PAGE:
Goodluck Jonathan

Goodluck Ebele Azikiwe Jonathan GCFR, GCON (born 20 November 1957)[1] is a Nigerian politician who served as the President of Nigeria from 2010 to 2015. He lost the 2015 presidential election to former military head of state General Muhammadu Buhari, marking the first time in the history of Nigeria that an incumbent president lost re-election and conceded defeat.[2] Prior to that, he served as Vice President of Nigeria from 2007 to 2010; and in oil-rich Bayelsa State as Governor of Bayelsa State from 2005 to 2007.


Goodluck Jonathan
Goodluck Jonathan 2014.jpg
14th President of Nigeria
In office
5 May 2010 – 29 May 2015
Acting: 9 February 2010 – 5 May 2010
Vice PresidentNamadi Sambo
Preceded byUmaru Yar'Adua
Succeeded byMuhammadu Buhari
12th Vice President of Nigeria
In office
29 May 2007 – 5 May 2010
PresidentUmaru Yar'Adua
Preceded byAtiku Abubakar
Succeeded byNamadi Sambo
Governor of Bayelsa
In office
9 December 2005 – 29 May 2007
Preceded byDiepreye Alamieyeseigha
Succeeded byTimipre Sylva
Personal details
Born (1957-11-20) 20 November 1957 (age 62)
Ogbia, Eastern Region,
British Nigeria
(now Ogbia, Bayelsa, Nigeria)
NationalityNigerian
Political partyPeople's Democratic Party
Spouse(s)Patience Faka
Alma materUniversity of Port Harcourt
OccupationZoologist, Politician
Websitehttp://www.gej.ng

Early lifeEdit

Jonathan was born on 20 November 1957 in Ogbia to a Christian family of canoe makers,[3][4] from the Ijaw minority ethnic group. He received a bachelor degree in zoology (second-class honours), a masters degree in hydrobiology and fisheries biology; and a doctorate in zoology from the University of Port Harcourt.[5][6][7]

Political careerEdit

Before his entry into politics in 1998, he worked as an education inspector, a lecturer and an environmental-protection officer.[8]

Deputy Governor of BayelsaEdit

On 29 May 1999, Jonathan was sworn in as Deputy Governor of Bayelsa alongside Diepreye Alamieyeseigha who came in as the governor of the state on the platform of PDP. Jonathan served as Deputy Governor until December 2005.[9]

Governor of BayelsaEdit

On 9 December 2005, Jonathan, who was the deputy governor at the time, was sworn in as the governor of Bayelsa State upon the impeachment of the current Governor Diepreye Alamieyeseigha by the Bayelsa State Assembly after being charged with money laundering in the United Kingdom.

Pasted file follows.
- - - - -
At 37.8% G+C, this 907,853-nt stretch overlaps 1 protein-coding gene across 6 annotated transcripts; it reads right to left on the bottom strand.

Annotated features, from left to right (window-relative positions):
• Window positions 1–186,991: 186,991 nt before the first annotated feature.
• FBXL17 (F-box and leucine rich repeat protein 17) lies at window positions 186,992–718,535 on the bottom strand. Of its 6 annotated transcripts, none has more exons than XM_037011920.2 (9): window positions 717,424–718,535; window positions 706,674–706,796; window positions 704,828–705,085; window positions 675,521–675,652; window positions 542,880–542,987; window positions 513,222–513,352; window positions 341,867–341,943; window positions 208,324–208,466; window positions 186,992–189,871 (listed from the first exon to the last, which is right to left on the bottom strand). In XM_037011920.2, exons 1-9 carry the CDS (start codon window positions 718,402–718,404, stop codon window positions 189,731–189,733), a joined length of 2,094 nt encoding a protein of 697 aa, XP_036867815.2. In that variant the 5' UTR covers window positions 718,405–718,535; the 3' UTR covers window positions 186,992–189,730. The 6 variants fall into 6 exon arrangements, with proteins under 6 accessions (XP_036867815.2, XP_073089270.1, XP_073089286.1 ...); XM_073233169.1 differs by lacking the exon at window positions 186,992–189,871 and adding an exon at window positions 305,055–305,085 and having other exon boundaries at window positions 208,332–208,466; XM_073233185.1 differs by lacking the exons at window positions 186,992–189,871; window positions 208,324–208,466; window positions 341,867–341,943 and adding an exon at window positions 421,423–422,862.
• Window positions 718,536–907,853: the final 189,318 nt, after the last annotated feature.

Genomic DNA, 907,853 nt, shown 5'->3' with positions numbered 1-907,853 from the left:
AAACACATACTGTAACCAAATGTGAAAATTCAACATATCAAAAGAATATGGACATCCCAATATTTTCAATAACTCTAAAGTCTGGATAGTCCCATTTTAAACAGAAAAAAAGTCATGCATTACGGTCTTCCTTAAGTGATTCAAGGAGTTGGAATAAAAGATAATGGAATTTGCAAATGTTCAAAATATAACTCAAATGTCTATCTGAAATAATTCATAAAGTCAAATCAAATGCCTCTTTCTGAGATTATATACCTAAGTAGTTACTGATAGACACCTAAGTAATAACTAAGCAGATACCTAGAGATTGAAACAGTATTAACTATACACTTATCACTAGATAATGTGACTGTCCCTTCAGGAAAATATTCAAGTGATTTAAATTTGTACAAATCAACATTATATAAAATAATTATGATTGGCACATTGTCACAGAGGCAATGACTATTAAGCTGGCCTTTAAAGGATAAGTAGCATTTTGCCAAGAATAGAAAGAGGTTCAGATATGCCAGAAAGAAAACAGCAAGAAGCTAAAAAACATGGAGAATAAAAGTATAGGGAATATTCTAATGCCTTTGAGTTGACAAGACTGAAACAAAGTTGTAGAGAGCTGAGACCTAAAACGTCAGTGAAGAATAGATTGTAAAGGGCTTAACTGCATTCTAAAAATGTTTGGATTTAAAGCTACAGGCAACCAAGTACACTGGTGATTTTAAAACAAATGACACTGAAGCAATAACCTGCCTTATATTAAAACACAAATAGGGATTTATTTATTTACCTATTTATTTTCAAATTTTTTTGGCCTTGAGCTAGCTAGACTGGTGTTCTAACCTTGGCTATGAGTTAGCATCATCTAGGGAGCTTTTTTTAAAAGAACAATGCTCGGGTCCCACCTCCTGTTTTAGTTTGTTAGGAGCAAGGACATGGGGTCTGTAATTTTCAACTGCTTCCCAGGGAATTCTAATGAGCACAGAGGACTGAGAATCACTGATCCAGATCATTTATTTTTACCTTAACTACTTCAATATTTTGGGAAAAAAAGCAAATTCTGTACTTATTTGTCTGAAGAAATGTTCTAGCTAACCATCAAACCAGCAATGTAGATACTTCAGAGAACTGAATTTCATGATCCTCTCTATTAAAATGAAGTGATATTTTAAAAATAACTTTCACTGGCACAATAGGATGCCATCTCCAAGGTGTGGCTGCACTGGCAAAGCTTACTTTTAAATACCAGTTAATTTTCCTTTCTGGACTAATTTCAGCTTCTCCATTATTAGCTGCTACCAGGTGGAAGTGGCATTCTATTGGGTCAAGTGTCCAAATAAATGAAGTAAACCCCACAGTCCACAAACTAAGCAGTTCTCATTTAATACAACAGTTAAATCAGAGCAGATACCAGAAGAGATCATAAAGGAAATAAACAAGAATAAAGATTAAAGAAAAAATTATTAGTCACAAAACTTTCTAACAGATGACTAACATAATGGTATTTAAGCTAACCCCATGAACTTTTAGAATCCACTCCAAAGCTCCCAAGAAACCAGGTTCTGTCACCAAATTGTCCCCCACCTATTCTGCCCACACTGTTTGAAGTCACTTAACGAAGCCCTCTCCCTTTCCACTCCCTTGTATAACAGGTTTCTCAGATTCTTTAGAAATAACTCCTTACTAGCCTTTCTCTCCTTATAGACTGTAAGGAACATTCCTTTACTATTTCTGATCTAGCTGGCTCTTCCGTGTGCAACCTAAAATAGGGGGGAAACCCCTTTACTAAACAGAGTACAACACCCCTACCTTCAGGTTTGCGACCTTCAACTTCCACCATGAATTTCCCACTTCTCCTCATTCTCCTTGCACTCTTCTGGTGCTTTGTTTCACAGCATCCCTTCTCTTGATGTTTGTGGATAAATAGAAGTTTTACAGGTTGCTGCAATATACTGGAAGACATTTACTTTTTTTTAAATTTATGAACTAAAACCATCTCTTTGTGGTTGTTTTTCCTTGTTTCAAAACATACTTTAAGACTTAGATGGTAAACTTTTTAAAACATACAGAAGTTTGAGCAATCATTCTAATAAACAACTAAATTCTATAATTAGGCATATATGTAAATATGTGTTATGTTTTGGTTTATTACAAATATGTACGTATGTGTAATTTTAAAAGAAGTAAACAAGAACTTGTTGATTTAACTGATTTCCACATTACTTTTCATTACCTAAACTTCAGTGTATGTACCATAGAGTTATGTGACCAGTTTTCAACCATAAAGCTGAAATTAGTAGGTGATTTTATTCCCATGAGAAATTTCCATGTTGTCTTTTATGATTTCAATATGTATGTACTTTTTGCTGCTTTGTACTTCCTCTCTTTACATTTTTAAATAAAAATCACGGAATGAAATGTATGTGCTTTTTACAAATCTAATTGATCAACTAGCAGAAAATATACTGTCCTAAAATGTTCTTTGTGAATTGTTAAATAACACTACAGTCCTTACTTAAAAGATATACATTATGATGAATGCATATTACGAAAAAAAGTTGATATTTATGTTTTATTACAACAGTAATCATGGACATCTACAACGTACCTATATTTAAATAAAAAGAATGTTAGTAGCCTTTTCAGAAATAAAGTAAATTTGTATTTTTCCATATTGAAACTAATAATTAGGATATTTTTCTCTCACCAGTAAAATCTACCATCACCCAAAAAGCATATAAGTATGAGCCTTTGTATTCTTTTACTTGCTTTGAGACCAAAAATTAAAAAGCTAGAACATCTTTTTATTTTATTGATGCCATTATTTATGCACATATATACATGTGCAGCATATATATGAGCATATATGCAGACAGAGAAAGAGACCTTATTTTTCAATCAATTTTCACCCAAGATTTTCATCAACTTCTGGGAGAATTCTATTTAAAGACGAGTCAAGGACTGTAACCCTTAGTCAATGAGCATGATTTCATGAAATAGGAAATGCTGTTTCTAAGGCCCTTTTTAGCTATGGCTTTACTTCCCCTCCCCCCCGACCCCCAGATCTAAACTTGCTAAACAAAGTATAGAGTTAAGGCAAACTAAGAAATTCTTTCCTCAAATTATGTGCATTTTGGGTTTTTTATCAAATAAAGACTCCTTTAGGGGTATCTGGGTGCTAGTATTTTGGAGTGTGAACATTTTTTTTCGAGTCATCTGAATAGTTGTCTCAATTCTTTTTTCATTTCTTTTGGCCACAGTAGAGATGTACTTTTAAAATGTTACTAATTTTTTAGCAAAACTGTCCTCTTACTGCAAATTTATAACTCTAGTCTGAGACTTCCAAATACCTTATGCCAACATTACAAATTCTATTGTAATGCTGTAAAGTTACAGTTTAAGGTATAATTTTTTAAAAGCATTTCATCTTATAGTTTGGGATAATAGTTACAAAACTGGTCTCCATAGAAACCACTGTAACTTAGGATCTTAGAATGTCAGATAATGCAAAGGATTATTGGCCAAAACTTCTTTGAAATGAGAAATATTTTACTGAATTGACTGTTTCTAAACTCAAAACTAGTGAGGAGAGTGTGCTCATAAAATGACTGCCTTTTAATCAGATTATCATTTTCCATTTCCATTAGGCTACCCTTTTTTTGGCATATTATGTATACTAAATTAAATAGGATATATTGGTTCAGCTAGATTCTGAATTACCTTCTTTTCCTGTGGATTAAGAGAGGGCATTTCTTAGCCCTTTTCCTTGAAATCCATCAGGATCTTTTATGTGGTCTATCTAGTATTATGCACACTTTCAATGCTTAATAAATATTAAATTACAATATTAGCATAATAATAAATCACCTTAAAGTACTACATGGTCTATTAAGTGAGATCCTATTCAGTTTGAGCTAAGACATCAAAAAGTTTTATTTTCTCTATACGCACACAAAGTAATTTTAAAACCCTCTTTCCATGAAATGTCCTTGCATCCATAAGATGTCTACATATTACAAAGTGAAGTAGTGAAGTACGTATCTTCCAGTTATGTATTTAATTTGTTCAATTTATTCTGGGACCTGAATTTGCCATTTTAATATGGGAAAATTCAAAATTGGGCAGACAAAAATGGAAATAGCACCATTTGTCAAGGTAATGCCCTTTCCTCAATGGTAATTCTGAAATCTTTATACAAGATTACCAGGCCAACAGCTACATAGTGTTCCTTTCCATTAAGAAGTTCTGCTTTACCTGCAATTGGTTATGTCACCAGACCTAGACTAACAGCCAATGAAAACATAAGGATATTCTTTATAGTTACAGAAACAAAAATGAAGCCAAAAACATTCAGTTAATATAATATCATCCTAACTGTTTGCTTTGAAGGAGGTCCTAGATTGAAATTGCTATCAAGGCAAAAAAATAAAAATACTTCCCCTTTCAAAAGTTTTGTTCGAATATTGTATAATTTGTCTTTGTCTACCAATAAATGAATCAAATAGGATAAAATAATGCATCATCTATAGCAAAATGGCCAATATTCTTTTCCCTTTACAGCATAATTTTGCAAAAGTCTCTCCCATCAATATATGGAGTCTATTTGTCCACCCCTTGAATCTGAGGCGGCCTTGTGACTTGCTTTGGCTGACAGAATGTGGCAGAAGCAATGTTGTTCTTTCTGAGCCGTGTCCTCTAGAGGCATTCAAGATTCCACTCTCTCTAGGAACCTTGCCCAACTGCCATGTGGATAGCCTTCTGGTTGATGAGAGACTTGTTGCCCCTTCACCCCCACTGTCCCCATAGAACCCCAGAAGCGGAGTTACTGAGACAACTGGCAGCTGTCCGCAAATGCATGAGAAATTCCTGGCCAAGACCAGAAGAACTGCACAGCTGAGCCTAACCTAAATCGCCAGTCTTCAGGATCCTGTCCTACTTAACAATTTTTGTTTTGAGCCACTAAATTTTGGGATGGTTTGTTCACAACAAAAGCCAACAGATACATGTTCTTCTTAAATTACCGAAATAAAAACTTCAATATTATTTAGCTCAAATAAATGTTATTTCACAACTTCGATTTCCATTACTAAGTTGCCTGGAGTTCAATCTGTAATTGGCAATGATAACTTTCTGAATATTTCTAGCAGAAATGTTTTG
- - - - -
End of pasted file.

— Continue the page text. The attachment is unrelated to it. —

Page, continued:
Vice President of NigeriaEdit

As a vice-president, Jonathan took a very low profile. While recognising the constitutional limits of the vice-president's office, he participated in cabinet meetings and, by statute, was a member of the National Security Council, the National Defence Council, the Federal Executive Council, and was the Chairman of National Economic Council.

Goodluck Jonathan was instrumental in negotiating an agreement with many of the major militant groups in the Niger Delta, to lay down their weapons and stop fighting as part of a government amnesty.[10]

PresidencyEdit

On 9 February 2010, following a controversial doctrine of necessity from the Nigerian Senate, Goodluck Jonathan was named acting President due to President Yar'Adua's trip to Saudi Arabia in November 2009 for medical treatment.[11] On 10 February 2010, during his first day as acting president, Jonathan announced a minor cabinet reshuffle.[12]

Order of successionEdit

In accordance with the order of succession in the Nigerian constitution following President Umaru Yar'Adua's death on 5 May 2010, acting President Goodluck Jonathan was sworn in as the substantive President of the Federal Republic of Nigeria on 6 May 2010.[13] A year later, on 29 May 2011 he was sworn in as President, Commander-in Chief of the Armed Forces of Nigeria, becoming Nigeria's 14th Head of State.[14] He gave his inauguration address where he declared his government was to focus on a Transformation Agenda. He cited anti-corruption, power and electoral reforms as focuses of his administration. He stated that he came to office under "very sad and unusual circumstances".[15] On 18 May 2010, the National Assembly approved Jonathan's nomination of Kaduna State governor, Namadi Sambo, to replace him as Vice President.[16][17]

2011 presidential electionsEdit

Further information: 2011 Nigerian presidential election

On 15 September 2010, Jonathan announced on Facebook that he had decided to run for public office on his own for the first time, in the race for the presidency of Nigeria in 2011.[18]